This week the U.S.-China Economic and Security Review Commission (USCC) presented its Annual Report to Congress. The 575-page analysis is frank in its assessment of China’s growing threat to U.S. economic and national security interests.
The Chinese Communist Party (CCP) is moving from “catching up” to “surpassing” the United States on economic, diplomatic and military fronts, vice chair Carolyn Bartholomew said in prepared testimony. “China’s leaders have grown increasingly aggressive and antagonistic.”
Robin Cleveland, chair of the Commission, expressed similar alarm in her opening statement. “China is an adversary presenting unique and immediate threats to our economic and security interests… [T]he challenges posed by the Chinese Communist Party are not partisan—they are American concerns.”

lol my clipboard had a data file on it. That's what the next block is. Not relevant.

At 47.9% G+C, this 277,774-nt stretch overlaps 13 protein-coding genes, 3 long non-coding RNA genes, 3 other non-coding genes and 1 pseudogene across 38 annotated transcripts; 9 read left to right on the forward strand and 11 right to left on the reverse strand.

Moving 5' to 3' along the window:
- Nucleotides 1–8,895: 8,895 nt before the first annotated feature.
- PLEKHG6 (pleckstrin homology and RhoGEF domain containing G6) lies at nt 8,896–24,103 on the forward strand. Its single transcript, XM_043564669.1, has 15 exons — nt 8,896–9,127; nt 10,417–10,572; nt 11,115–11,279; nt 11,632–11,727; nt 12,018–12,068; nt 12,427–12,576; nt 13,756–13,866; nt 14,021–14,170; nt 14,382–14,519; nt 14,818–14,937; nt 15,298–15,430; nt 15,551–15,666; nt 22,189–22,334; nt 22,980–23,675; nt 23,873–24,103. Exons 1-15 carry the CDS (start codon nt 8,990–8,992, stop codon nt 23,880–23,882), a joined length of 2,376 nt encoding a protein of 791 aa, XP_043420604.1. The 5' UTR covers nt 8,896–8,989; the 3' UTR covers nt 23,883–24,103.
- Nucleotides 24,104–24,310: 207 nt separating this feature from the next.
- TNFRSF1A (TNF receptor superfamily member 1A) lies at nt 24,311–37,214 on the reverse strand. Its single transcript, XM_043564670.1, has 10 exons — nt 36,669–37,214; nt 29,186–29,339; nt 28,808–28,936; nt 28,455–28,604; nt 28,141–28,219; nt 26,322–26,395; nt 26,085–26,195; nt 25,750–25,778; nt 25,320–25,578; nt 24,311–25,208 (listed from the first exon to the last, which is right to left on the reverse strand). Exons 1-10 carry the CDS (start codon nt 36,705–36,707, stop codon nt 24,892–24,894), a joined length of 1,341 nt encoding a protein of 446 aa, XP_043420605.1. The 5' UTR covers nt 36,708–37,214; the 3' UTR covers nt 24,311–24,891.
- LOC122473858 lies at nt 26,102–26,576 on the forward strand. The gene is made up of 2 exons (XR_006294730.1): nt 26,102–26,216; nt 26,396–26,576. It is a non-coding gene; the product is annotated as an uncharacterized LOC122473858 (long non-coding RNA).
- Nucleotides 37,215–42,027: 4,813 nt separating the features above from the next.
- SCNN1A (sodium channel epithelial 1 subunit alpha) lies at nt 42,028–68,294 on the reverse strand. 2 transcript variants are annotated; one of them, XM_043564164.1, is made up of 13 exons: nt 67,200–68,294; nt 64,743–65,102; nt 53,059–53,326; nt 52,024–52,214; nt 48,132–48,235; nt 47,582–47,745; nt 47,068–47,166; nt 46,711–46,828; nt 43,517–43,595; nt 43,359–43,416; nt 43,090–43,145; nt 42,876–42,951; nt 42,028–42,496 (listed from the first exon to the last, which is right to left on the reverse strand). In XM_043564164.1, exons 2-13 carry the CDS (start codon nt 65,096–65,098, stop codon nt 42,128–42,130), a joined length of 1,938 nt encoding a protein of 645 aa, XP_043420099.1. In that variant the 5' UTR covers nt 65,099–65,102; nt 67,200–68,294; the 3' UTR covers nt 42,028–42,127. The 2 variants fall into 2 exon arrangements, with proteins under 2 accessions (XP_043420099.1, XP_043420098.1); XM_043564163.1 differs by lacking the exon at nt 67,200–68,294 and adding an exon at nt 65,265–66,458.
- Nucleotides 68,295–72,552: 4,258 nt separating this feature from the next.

Among its key policy recommendations, the report urges Congress to require sanctions or controls on a Chinese company to extend to its affiliates as well, and that the Federal Trade Commission be given the power to consider foreign government subsidies in business mergers.
“The past 20 years are littered with the CCP’s broken promises,” the report states. “A clear understanding of the CCP’s adversarial national security and economic ambitions is essential as U.S. and allied leaders develop the policies and programs that will define the conditions of global freedom and shape our future.”